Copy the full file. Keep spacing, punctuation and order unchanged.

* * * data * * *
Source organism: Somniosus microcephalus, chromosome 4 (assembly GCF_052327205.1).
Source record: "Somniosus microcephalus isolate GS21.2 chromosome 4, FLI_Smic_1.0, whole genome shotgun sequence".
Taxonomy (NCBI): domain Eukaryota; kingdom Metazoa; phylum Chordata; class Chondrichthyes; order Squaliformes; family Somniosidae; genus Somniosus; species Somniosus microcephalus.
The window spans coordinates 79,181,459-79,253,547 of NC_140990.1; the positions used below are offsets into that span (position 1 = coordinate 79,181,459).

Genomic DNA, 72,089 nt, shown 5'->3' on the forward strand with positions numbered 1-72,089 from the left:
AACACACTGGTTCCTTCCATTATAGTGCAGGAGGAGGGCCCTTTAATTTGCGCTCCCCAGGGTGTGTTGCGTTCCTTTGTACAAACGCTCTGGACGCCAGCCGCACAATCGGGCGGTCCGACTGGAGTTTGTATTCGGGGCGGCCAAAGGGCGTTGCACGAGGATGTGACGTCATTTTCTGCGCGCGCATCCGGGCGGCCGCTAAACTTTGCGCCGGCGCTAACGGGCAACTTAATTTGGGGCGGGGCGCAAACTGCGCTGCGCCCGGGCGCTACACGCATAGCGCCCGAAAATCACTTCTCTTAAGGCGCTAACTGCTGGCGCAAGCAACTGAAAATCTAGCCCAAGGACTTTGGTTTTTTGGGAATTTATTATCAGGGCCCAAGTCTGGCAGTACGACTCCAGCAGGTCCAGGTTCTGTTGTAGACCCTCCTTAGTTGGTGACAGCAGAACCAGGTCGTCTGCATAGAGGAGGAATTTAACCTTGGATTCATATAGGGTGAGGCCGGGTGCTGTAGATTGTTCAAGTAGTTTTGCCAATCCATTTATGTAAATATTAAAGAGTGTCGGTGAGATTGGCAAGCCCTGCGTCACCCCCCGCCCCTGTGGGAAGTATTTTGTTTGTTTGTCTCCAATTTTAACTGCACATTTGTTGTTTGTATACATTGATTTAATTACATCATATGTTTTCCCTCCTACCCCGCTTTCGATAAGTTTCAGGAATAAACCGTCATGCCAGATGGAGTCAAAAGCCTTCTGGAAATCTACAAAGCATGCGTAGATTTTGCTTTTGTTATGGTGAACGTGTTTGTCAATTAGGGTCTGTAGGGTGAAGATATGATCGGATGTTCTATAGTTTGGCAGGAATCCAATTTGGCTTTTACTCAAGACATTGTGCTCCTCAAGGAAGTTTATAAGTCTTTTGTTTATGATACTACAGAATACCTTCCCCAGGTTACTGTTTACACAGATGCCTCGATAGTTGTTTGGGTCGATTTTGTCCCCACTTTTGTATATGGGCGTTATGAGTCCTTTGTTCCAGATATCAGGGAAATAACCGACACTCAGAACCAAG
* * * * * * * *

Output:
Source organism: Somniosus microcephalus, chromosome 4 (assembly GCF_052327205.1).
Source record: "Somniosus microcephalus isolate GS21.2 chromosome 4, FLI_Smic_1.0, whole genome shotgun sequence".
Taxonomy (NCBI): domain Eukaryota; kingdom Metazoa; phylum Chordata; class Chondrichthyes; order Squaliformes; family Somniosidae; genus Somniosus; species Somniosus microcephalus.
The window spans coordinates 79,181,459-79,253,547 of NC_140990.1; the positions used below are offsets into that span (position 1 = coordinate 79,181,459).

Genomic DNA, 72,089 nt, shown 5'->3' on the forward strand with positions numbered 1-72,089 from the left:
AACACACTGGTTCCTTCCATTATAGTGCAGGAGGAGGGCCCTTTAATTTGCGCTCCCCAGGGTGTGTTGCGTTCCTTTGTACAAACGCTCTGGACGCCAGCCGCACAATCGGGCGGTCCGACTGGAGTTTGTATTCGGGGCGGCCAAAGGGCGTTGCACGAGGATGTGACGTCATTTTCTGCGCGCGCATCCGGGCGGCCGCTAAACTTTGCGCCGGCGCTAACGGGCAACTTAATTTGGGGCGGGGCGCAAACTGCGCTGCGCCCGGGCGCTACACGCATAGCGCCCGAAAATCACTTCTCTTAAGGCGCTAACTGCTGGCGCAAGCAACTGAAAATCTAGCCCAAGGACTTTGGTTTTTTGGGAATTTATTATCAGGGCCCAAGTCTGGCAGTACGACTCCAGCAGGTCCAGGTTCTGTTGTAGACCCTCCTTAGTTGGTGACAGCAGAACCAGGTCGTCTGCATAGAGGAGGAATTTAACCTTGGATTCATATAGGGTGAGGCCGGGTGCTGTAGATTGTTCAAGTAGTTTTGCCAATCCATTTATGTAAATATTAAAGAGTGTCGGTGAGATTGGCAAGCCCTGCGTCACCCCCCGCCCCTGTGGGAAGTATTTTGTTTGTTTGTCTCCAATTTTAACTGCACATTTGTTGTTTGTATACATTGATTTAATTACATCATATGTTTTCCCTCCTACCCCGCTTTCGATAAGTTTCAGGAATAAACCGTCATGCCAGATGGAGTCAAAAGCCTTCTGGAAATCTACAAAGCATGCGTAGATTTTGCTTTTGTTATGGTGAACGTGTTTGTCAATTAGGGTCTGTAGGGTGAAGATATGATCGGATGTTCTATAGTTTGGCAGGAATCCAATTTGGCTTTTACTCAAGACATTGTGCTCCTCAAGGAAGTTTATAAGTCTTTTGTTTATGATACTACAGAATACCTTCCCCAGGTTACTGTTTACACAGATGCCTCGATAGTTGTTTGGGTCGATTTTGTCCCCACTTTTGTATATGGGCGTTATGAGTCCTTTGTTCCAGATATCAGGGAAATAACCGACACTCAGAACCAAG